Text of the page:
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Bowl barrow 450m south-east of Thruxted Mill, one of six in Eggringe Wood

A Scheduled Monument in Godmersham, Kent

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Coordinates

Latitude: 51.2169 / 51°13'0"N

Longitude: 1.0027 / 1°0'9"E

OS Eastings: 609798.904651

OS Northings: 150691.058277

OS Grid: TR097506

Mapcode National: GBR SXF.NB6

Mapcode Global: VHKKB.BPG0

Entry Name: Bowl barrow 450m south-east of Thruxted Mill, one of six in Eggringe Wood

Scheduled Date: 17 January 1975

Last Amended: 29 July 1991

Source: Historic England

Source ID: 1012350

English Heritage Legacy ID: 12829

County: Kent

Civil Parish: Godmersham

Traditional County: Kent

Lieutenancy Area (Ceremonial County): Kent

Details

The monument includes a bowl barrow which comprises an earthen mound
encircled by a now-infilled quarry ditch. This is the most upstanding of the
examples in Eggringe Wood, surviving to a height of 1.8m. The mound is some
18m in diameter but the ditch beyond is no longer visible, having been
infilled by erosion from the mound and by leaf-litter. The diameter of the
mound and ditch together is 22m.
A hole in the top of the mound shows that partial excavation has taken place,
but the original ground surface below the barrow mound appears not to have
been reached. The many flint nodules from the digging suggest that it was
largely from such material that the mound was originally constructed.

MAP EXTRACT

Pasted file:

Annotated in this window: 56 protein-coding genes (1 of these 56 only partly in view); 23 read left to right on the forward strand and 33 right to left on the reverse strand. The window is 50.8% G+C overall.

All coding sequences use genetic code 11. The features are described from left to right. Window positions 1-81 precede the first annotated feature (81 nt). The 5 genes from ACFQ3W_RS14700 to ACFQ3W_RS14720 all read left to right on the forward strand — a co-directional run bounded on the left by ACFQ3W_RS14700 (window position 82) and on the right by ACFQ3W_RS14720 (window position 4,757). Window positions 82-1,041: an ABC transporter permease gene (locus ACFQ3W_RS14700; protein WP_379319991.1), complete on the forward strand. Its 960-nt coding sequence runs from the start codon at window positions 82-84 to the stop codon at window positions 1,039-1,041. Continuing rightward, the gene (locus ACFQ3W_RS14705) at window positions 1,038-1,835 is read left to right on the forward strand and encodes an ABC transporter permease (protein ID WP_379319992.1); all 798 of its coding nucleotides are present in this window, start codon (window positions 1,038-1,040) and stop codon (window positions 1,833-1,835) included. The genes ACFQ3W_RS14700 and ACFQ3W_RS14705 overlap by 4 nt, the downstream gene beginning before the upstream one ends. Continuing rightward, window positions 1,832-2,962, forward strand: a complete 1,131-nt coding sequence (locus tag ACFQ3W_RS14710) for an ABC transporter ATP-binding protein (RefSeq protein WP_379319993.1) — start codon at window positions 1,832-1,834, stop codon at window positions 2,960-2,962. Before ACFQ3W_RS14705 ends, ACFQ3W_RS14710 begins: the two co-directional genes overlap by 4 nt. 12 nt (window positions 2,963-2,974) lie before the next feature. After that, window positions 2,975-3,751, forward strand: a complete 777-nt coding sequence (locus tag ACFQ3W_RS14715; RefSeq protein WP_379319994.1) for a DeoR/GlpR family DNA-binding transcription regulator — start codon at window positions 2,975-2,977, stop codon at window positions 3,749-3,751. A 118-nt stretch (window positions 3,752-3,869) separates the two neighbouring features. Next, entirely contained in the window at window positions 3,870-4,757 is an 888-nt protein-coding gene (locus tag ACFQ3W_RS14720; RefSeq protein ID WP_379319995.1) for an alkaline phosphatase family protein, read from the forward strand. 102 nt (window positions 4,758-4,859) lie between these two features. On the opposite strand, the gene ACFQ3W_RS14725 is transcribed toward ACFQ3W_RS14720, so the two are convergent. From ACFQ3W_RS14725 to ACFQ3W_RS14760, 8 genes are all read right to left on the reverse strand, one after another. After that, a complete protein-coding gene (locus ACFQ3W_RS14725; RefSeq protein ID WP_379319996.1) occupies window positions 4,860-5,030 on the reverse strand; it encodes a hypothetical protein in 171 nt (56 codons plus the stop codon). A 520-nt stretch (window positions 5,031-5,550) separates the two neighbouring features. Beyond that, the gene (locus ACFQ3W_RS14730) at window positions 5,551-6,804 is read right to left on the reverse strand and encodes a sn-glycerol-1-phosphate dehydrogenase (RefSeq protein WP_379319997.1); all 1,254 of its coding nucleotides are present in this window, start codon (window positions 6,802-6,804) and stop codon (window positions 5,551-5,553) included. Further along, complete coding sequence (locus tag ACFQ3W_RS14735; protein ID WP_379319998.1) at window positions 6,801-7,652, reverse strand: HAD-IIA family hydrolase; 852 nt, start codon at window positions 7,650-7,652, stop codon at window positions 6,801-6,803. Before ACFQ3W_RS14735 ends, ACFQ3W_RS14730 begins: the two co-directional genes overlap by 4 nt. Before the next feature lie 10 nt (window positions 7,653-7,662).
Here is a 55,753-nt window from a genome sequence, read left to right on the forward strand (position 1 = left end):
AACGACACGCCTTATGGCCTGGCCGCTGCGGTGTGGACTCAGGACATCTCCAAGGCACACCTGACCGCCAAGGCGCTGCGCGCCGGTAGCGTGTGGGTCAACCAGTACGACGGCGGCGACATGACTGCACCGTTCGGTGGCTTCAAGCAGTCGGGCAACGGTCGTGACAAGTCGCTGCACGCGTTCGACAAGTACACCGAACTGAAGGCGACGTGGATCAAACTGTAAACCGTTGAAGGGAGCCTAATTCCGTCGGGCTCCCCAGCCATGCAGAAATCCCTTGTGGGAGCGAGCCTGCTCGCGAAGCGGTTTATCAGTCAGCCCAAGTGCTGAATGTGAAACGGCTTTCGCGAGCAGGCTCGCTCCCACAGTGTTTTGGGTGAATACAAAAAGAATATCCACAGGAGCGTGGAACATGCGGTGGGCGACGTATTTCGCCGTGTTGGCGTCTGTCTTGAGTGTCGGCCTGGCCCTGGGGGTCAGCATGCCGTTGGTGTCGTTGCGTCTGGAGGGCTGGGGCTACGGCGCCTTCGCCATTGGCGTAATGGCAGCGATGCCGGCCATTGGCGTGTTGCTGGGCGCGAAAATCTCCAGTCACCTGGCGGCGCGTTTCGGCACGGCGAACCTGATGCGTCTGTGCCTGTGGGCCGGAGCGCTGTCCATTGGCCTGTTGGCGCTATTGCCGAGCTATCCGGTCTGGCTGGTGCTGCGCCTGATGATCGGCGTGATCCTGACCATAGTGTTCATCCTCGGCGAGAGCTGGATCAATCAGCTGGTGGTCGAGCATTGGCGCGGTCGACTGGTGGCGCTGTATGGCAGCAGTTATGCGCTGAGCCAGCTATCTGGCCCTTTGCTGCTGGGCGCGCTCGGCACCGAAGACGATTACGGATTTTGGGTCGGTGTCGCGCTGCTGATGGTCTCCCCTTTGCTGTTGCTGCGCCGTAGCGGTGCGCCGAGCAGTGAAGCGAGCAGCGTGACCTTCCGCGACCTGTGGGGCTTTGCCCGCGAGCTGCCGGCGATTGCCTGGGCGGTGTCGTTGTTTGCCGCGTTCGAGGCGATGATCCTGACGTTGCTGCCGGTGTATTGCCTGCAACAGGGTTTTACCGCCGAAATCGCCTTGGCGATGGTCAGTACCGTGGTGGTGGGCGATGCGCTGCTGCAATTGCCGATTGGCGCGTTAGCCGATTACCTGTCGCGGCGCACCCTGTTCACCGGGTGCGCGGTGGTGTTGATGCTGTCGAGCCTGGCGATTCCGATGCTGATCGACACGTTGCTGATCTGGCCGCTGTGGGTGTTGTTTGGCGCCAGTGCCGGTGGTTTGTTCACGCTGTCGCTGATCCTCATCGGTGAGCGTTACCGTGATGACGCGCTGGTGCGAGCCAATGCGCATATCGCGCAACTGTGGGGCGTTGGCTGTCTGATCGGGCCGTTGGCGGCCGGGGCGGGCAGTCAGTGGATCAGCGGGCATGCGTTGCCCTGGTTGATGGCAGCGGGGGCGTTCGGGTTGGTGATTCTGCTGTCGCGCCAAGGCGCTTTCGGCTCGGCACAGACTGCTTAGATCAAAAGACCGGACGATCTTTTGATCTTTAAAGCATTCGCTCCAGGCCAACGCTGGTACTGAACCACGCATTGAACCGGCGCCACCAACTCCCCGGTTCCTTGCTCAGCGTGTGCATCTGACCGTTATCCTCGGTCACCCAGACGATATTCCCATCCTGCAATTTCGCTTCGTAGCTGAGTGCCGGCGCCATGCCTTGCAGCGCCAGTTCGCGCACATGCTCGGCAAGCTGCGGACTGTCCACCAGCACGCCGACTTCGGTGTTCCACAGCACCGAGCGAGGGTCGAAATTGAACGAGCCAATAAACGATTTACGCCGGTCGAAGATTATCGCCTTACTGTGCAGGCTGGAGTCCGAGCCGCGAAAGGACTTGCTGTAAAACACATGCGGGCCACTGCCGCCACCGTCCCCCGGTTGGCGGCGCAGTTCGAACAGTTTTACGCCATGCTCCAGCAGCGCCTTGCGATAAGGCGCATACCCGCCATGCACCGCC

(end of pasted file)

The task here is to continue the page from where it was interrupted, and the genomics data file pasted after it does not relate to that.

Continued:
The site of the monument is shown on the attached map extract.
It includes a 2 metre boundary around the archaeological features,
considered to be essential for the monument's support and preservation.

Source: Historic England

Reasons for Scheduling

Bowl barrows, the most numerous form of round barrow, are funerary monuments
dating from the late Neolithic period to the late Bronze Age, with most
examples belonging to the period 2400-1500 bc. They were constructed as
earthen or rubble mounds, sometimes ditched, which covered single or multiple
burials. They occur either in isolation or grouped as cemeteries and often
acted as a focus for burials in later periods. Often superficially similar,
although differing widely in size, they exhibit regional variations in form
and a diversity of burial practices. There are over 10,000 surviving bowl
barrows recorded nationally (many more have already been destroyed), occurring
across most of lowland Britain. Their ubiquity and their tendency to occupy
prominent locations makes them a major historic element in the modern
landscape and their considerable variation of form and longevity as a monument
type provide important information on the diversity of beliefs and social
organisations amongst early prehistoric communities. They are particularly
representative of their period and a substantial proportion of surviving
examples are considered worthy of protection.

Despite the small-scale partial excavation attested by the hole in the top of
the mound, the barrow near Thruxted Mill in Eggringe Wood is considered to
retain significant archaeological potential since much of the mound, the
burials in or beneath it, the original ground surface and the surrounding
ditch all survive intact. The barrow is one of a group of six similar
examples in the immediate locality. Such a concentration is unusual in Kent
and together the barrows demonstrate the importance of the area for burial
in the Bronze Age.

Source: Historic England

Sources

Other
Darvill, T., MPP Single Monument Class Description - Bowl Barrows, (1988)
Kent - bowl barrow in Eggringe Wood, TR05 SE,

Source: Historic England

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